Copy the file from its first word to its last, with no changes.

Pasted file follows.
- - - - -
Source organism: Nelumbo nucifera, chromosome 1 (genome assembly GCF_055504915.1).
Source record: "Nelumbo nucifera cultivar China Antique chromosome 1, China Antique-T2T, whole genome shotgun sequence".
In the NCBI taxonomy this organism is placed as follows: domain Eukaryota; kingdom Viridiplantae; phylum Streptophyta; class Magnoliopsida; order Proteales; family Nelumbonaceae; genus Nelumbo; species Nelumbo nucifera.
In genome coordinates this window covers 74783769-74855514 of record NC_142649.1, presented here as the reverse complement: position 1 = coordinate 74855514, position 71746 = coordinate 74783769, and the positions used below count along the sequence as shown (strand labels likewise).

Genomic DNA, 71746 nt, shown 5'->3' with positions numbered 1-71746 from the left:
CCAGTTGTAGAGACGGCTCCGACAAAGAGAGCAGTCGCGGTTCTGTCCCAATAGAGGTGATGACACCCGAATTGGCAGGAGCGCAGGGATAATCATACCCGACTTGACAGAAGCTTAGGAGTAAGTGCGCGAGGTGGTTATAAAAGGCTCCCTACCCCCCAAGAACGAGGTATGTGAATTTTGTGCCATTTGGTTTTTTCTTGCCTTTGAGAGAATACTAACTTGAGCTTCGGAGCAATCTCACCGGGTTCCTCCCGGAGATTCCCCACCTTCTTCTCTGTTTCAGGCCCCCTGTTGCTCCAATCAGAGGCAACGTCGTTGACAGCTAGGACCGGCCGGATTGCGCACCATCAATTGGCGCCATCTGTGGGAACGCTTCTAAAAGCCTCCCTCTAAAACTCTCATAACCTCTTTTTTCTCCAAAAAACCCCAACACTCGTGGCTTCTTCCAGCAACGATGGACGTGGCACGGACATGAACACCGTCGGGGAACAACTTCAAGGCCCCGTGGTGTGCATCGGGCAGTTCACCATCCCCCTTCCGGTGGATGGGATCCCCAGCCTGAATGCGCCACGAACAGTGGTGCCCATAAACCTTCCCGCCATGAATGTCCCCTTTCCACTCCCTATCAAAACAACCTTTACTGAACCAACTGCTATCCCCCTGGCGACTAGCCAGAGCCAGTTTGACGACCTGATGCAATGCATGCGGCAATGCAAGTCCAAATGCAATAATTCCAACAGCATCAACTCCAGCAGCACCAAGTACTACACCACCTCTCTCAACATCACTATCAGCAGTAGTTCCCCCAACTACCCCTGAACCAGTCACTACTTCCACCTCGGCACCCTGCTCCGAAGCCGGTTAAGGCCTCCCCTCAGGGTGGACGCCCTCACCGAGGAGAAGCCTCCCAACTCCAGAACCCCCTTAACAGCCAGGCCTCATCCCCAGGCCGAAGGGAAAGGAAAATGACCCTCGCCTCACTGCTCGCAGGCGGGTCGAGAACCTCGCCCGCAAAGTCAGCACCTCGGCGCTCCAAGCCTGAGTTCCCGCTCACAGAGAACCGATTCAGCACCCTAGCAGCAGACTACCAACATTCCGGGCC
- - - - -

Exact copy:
Source organism: Nelumbo nucifera, chromosome 1 (genome assembly GCF_055504915.1).
Source record: "Nelumbo nucifera cultivar China Antique chromosome 1, China Antique-T2T, whole genome shotgun sequence".
In the NCBI taxonomy this organism is placed as follows: domain Eukaryota; kingdom Viridiplantae; phylum Streptophyta; class Magnoliopsida; order Proteales; family Nelumbonaceae; genus Nelumbo; species Nelumbo nucifera.
In genome coordinates this window covers 74783769-74855514 of record NC_142649.1, presented here as the reverse complement: position 1 = coordinate 74855514, position 71746 = coordinate 74783769, and the positions used below count along the sequence as shown (strand labels likewise).

Genomic DNA, 71746 nt, shown 5'->3' with positions numbered 1-71746 from the left:
CCAGTTGTAGAGACGGCTCCGACAAAGAGAGCAGTCGCGGTTCTGTCCCAATAGAGGTGATGACACCCGAATTGGCAGGAGCGCAGGGATAATCATACCCGACTTGACAGAAGCTTAGGAGTAAGTGCGCGAGGTGGTTATAAAAGGCTCCCTACCCCCCAAGAACGAGGTATGTGAATTTTGTGCCATTTGGTTTTTTCTTGCCTTTGAGAGAATACTAACTTGAGCTTCGGAGCAATCTCACCGGGTTCCTCCCGGAGATTCCCCACCTTCTTCTCTGTTTCAGGCCCCCTGTTGCTCCAATCAGAGGCAACGTCGTTGACAGCTAGGACCGGCCGGATTGCGCACCATCAATTGGCGCCATCTGTGGGAACGCTTCTAAAAGCCTCCCTCTAAAACTCTCATAACCTCTTTTTTCTCCAAAAAACCCCAACACTCGTGGCTTCTTCCAGCAACGATGGACGTGGCACGGACATGAACACCGTCGGGGAACAACTTCAAGGCCCCGTGGTGTGCATCGGGCAGTTCACCATCCCCCTTCCGGTGGATGGGATCCCCAGCCTGAATGCGCCACGAACAGTGGTGCCCATAAACCTTCCCGCCATGAATGTCCCCTTTCCACTCCCTATCAAAACAACCTTTACTGAACCAACTGCTATCCCCCTGGCGACTAGCCAGAGCCAGTTTGACGACCTGATGCAATGCATGCGGCAATGCAAGTCCAAATGCAATAATTCCAACAGCATCAACTCCAGCAGCACCAAGTACTACACCACCTCTCTCAACATCACTATCAGCAGTAGTTCCCCCAACTACCCCTGAACCAGTCACTACTTCCACCTCGGCACCCTGCTCCGAAGCCGGTTAAGGCCTCCCCTCAGGGTGGACGCCCTCACCGAGGAGAAGCCTCCCAACTCCAGAACCCCCTTAACAGCCAGGCCTCATCCCCAGGCCGAAGGGAAAGGAAAATGACCCTCGCCTCACTGCTCGCAGGCGGGTCGAGAACCTCGCCCGCAAAGTCAGCACCTCGGCGCTCCAAGCCTGAGTTCCCGCTCACAGAGAACCGATTCAGCACCCTAGCAGCAGACTACCAACATTCCGGGCC